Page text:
October 2020 SME business outlook
As the COVID curve resumed its upward track in October, small business sentiment headed in the opposite direction. CFIB's Business Barometer® index, which is based on a 12-month forward expectation for business performance, fell six points to land at a five-month low of 53.3. Renewed restrictions on businesses in key regions among the hospitality and personal services sectors are undoubtedly headlining the issue, but the decline in optimism is pretty broad based.
Business owners in Ontario and New Brunswick led the pullback, but retrenchment was significant in most other provinces as well. Nova Scotia business owners remain the most upbeat with an index of 63.1 followed by those in British Columbia at 60.3. Weakest perspectives are found in Quebec (42.2), Prince Edward Island (44.0), Newfoundland & Labrador (49.2) and Alberta (52.0). Index levels in the remaining provinces are clustered in the mid-to-high 50s.
The industry picture presents similarly, dropping in 10 of 13 sectors. The range in sentiment is relatively narrow, but businesses in the hospitality, transportation and personal services sectors are the least optimistic about the year ahead.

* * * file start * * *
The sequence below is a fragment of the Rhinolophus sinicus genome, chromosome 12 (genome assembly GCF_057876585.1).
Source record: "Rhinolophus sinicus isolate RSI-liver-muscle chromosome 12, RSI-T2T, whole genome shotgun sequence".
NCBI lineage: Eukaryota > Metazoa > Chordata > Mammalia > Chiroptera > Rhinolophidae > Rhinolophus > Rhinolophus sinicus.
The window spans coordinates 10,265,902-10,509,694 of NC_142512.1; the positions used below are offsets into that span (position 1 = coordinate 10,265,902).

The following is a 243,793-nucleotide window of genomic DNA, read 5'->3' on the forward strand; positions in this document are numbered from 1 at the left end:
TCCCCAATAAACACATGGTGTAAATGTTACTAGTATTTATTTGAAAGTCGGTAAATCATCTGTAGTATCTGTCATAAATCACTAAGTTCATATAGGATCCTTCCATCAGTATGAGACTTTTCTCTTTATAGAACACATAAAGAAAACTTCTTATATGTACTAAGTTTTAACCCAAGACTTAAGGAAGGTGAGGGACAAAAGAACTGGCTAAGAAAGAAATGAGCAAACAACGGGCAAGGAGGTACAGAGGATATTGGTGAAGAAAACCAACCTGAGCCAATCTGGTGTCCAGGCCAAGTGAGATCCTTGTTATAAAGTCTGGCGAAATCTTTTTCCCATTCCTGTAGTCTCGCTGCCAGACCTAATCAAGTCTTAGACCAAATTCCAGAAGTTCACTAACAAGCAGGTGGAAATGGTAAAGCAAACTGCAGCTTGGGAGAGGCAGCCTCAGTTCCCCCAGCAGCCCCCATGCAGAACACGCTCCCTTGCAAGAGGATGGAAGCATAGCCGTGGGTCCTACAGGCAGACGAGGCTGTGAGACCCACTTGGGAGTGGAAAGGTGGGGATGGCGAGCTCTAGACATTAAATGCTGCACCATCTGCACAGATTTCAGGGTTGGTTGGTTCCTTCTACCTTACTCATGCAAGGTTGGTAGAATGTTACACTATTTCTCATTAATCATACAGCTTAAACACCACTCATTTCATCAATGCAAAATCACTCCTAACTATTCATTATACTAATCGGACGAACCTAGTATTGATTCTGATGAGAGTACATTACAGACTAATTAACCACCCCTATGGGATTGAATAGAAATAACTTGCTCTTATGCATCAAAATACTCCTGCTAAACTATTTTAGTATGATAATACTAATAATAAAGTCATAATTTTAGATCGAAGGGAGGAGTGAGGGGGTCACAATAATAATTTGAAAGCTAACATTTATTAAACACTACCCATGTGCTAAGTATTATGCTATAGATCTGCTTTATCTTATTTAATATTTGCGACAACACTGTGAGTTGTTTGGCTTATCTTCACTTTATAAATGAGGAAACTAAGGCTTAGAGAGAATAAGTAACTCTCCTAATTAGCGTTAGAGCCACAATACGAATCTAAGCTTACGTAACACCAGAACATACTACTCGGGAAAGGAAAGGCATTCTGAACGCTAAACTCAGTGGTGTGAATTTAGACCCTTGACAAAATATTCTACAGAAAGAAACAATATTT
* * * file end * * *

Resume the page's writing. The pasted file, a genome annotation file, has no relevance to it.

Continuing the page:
After improving steadily through the spring and summer, businesses on average are running at only a little under 71 per cent capacity in October, virtually flat since August. There is a wide variation in demand conditions, however, with about one-in-five business running at full tilt while one-in-three are running at 30 per cent capacity or less.
We saw little change in hiring or wage outlooks, capital spending plans, or improvements in order books. Thirty-one per cent of owners say their businesses are in good shape, while 27 per cent say they are in bad shape—roughly unchanged from August and September but still considerably weaker than pre-pandemic norms.
Ted Mallett, vice-president & chief economist, 416 222-8022
Andreea Bourgeois, senior analyst, 506 855-2526
Simon Gaudreault, senior director, national research, 514 861-3234